It was allies-spanking day in the Senate Armed Services Committee yesterday as members parted with their chairman to denounce as too small the defense contribution of West European countries and Japan.

In abrasive complaints, they badgered administration witnesses who had come with prepared statements to join Chairman John G. Tower (R-Tex.) in praise of much of the North Atlantic Treaty Organization's efforts.

"We never hear anything but rationalizations from you for sticking American taxpayers with the bill for defending Europe and Japan," said Sen. Carl Levin (D-Mich.).

Why, wondered Sen. William S. Cohen (R-Maine), does the United States defend South Korea while another ally, Japan, does a big trade with communist North Korea and builds a huge shipping drydock for the Soviet Union?

The outbursts were the latest manifestation of this year's congressional disenchantment with a huge defense budget, a large part of which helps defend overseas allies whose rates of defense spending are lower than that of the United States.

Early this month, Sen. Ted Stevens (R-Alaska), chairman of the Senate Appropriations subcommittee on defense, threatened to introduce legislation to withdraw U.S. troops from Europe. He was angry at European participation in the construction of a Soviet natural gas pipeline, which, he said, would make Europe dependent on the Soviets for 20 percent of their energy.

So far none of the complaints has resulted in any specific legislation either to withdraw U.S. troops or to cut back U.S. support for European and Japanese defenses. Stevens is still "considering" a troop withdrawal amendment to the defense budget but has not made up his mind, a spokesman for the Republican whip said yesterday. Hearings may be held on the issue in late April, the spokesman added.

The complaints have risen in volume almost in proportion to the deepening recession in this country and to the bipartisan reluctance to vote for large defense spending increases in a budget projecting a $91 billion deficit.

The Soviet-built pipeline to Western Europe and the reluctance of allies there to take a tough stand on Poland have added to the level of congressional irritation.

Before the alliance-drubbing barrage began yesterday, Tower took note of the troop-withdrawal sentiments and acknowledged that some allies "have not borne as much of the common burden of which they are capable . . . . While I am in sympathy with those who desire our friends to do more, we must never forget that Western Europe remains a vital interest of the United States and it is fundamentally in the U.S. national interest to help protect it."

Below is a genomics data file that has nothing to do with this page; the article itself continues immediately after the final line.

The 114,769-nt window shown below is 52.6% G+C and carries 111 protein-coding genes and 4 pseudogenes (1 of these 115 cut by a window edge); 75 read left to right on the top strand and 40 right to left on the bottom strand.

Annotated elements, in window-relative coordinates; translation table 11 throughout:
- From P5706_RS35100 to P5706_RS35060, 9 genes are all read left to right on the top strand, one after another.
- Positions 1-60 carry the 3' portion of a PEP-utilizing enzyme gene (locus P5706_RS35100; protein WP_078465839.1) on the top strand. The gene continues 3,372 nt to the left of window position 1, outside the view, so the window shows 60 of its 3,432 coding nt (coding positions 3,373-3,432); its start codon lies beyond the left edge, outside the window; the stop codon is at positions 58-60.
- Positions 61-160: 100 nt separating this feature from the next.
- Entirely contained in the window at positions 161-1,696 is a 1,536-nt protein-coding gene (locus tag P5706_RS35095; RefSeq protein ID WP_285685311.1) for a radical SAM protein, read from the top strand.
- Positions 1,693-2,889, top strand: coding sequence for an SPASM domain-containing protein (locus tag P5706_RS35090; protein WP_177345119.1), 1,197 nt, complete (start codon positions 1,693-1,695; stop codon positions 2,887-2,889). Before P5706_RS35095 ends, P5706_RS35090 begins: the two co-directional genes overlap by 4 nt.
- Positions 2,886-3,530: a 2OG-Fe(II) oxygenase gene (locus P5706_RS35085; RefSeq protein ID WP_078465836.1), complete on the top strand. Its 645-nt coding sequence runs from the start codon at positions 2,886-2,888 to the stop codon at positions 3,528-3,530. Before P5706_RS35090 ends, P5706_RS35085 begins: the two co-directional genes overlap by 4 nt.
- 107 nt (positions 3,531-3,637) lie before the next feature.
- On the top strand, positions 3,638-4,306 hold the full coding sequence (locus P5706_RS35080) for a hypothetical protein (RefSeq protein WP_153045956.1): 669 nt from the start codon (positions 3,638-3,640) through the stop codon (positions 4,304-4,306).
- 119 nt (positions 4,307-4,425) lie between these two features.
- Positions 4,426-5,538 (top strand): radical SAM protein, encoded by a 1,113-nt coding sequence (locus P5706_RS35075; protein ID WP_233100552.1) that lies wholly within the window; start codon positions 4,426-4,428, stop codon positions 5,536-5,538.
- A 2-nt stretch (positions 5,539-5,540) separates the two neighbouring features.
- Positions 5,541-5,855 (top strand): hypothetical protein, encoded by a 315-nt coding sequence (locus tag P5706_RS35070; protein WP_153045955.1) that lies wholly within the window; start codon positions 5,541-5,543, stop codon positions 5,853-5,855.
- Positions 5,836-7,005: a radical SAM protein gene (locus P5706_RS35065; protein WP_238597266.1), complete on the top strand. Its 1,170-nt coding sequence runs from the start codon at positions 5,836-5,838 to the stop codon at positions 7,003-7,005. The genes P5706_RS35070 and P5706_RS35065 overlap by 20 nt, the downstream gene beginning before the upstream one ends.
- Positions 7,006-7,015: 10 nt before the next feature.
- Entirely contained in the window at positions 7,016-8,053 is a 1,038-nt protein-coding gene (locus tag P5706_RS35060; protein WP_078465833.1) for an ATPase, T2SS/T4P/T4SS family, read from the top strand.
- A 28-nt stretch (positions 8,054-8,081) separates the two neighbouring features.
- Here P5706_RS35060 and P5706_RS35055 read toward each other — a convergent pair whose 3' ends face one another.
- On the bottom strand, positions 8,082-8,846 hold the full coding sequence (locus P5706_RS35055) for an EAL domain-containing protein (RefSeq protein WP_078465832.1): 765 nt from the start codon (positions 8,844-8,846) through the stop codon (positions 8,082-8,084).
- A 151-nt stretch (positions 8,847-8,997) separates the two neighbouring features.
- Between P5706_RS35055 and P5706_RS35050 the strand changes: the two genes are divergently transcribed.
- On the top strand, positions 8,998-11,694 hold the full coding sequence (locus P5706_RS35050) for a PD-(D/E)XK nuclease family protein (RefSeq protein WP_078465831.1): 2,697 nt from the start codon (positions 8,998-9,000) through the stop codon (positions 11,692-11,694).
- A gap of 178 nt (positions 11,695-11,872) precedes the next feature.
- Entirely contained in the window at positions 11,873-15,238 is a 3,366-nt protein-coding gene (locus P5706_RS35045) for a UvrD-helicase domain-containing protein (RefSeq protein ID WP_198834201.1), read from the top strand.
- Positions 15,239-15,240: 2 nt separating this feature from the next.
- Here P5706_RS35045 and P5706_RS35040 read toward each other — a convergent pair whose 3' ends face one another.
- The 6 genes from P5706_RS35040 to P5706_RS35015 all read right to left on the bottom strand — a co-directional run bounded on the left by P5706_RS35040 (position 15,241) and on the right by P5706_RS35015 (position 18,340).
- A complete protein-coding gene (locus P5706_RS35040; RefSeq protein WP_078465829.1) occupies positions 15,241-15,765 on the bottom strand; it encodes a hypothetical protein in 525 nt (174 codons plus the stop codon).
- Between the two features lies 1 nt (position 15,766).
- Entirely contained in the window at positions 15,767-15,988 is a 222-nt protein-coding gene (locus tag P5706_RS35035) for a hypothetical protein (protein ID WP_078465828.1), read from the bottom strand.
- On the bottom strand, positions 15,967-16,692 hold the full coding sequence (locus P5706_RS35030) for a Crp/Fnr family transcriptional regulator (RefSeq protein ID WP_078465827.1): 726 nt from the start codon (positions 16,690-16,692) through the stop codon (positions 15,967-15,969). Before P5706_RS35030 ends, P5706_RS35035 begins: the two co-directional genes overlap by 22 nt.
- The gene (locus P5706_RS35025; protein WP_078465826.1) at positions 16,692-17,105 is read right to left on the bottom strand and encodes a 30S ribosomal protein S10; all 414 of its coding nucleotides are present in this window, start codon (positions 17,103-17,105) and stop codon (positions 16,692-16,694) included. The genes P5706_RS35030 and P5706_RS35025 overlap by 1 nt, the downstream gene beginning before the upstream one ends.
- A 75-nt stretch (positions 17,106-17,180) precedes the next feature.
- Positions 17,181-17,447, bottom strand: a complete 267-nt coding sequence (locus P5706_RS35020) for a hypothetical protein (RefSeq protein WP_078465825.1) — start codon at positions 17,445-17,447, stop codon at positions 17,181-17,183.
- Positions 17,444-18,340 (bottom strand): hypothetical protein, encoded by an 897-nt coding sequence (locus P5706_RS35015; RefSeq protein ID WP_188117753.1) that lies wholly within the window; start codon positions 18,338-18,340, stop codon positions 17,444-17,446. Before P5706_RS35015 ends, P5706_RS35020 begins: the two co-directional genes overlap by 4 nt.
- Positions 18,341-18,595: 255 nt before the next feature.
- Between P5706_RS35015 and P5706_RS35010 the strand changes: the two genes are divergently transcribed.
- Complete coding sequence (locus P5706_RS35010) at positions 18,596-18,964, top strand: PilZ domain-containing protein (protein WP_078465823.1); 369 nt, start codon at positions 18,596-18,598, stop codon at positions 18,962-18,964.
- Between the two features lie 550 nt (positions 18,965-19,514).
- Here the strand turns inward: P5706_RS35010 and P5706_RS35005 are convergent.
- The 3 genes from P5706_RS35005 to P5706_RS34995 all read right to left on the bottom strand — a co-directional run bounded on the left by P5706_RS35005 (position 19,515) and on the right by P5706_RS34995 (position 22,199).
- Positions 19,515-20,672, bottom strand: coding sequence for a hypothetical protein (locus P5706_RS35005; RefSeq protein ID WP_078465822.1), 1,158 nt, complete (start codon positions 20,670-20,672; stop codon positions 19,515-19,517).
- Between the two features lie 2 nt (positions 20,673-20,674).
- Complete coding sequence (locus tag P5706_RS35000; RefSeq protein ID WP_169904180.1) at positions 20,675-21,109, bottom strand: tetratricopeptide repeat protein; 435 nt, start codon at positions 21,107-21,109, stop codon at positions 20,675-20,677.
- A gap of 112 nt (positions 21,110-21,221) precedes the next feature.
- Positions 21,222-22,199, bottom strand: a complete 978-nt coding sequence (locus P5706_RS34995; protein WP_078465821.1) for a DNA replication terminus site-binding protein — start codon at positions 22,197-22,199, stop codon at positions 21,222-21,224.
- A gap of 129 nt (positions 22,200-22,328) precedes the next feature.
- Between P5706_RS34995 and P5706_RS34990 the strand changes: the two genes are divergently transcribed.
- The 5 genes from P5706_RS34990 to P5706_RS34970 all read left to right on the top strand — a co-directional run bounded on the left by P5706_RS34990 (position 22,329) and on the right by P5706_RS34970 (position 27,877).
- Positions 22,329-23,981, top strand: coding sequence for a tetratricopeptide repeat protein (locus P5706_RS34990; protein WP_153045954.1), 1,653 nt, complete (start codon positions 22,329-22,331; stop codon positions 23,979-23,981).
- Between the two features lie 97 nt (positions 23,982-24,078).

Deputy Defense Secretary Frank C. Carlucci defended the NATO commitment, stating that those countries provide 55 percent of total NATO ground forces, over 50 percent of the combat aircraft and over 35 percent of the joint naval forces. Those allies also contribute extensive "infrastructure," including airfields and U.S. troop billets, he said.

Levin countered with figures showing the average NATO defense spending as a percentage of gross national product had actually declined in the past year despite a 1978 agreement to hold real increases to 3 percent annually. "This administration has let our allies off the hook," said Levin. He also quoted an unclassified report from Carlucci estimating that West Germany will have no real growth in defense spending this year.

Cohen observed that while the United States spends 7 percent of GNP on defense, Europe spends less than 4 percent and Japan less than 1 percent. He and Sen. Gordon J. Humphrey (R-N.H.) noted that the United States is committed to protecting the Persian Gulf and said Europe is more dependent than this country on oil supplies from that region.

They were joined by Sen. Harry F. Byrd Jr. (Ind.-Va.), who at one point said irritably: "I don't understand what this meeting is all about. All you administration witnesses said is how great NATO is."

When Undersecretary of State Lawrence S. Eagleburger informed Byrd that Japan's defense spending is now .93 percent of its GNP and more than 1 percent by NATO accounting standards, Byrd snapped: "That means totally nothing.